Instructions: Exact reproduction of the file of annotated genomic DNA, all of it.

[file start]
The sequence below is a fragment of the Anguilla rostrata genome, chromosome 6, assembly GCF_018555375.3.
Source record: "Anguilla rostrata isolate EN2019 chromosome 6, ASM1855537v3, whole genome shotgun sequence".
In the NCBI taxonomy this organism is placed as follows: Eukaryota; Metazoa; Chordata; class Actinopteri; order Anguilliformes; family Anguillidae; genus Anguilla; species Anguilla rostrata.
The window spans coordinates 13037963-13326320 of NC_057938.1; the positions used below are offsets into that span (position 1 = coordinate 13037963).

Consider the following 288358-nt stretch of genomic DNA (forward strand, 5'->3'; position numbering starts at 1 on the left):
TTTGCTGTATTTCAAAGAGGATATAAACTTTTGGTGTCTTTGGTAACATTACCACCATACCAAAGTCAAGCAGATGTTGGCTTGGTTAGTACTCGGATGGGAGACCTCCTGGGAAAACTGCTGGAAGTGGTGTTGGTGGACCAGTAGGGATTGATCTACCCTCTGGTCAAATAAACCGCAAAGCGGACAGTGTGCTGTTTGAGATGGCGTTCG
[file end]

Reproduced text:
The sequence below is a fragment of the Anguilla rostrata genome, chromosome 6, assembly GCF_018555375.3.
Source record: "Anguilla rostrata isolate EN2019 chromosome 6, ASM1855537v3, whole genome shotgun sequence".
In the NCBI taxonomy this organism is placed as follows: Eukaryota; Metazoa; Chordata; class Actinopteri; order Anguilliformes; family Anguillidae; genus Anguilla; species Anguilla rostrata.
The window spans coordinates 13037963-13326320 of NC_057938.1; the positions used below are offsets into that span (position 1 = coordinate 13037963).

Consider the following 288358-nt stretch of genomic DNA (forward strand, 5'->3'; position numbering starts at 1 on the left):
TTTGCTGTATTTCAAAGAGGATATAAACTTTTGGTGTCTTTGGTAACATTACCACCATACCAAAGTCAAGCAGATGTTGGCTTGGTTAGTACTCGGATGGGAGACCTCCTGGGAAAACTGCTGGAAGTGGTGTTGGTGGACCAGTAGGGATTGATCTACCCTCTGGTCAAATAAACCGCAAAGCGGACAGTGTGCTGTTTGAGATGGCGTTCG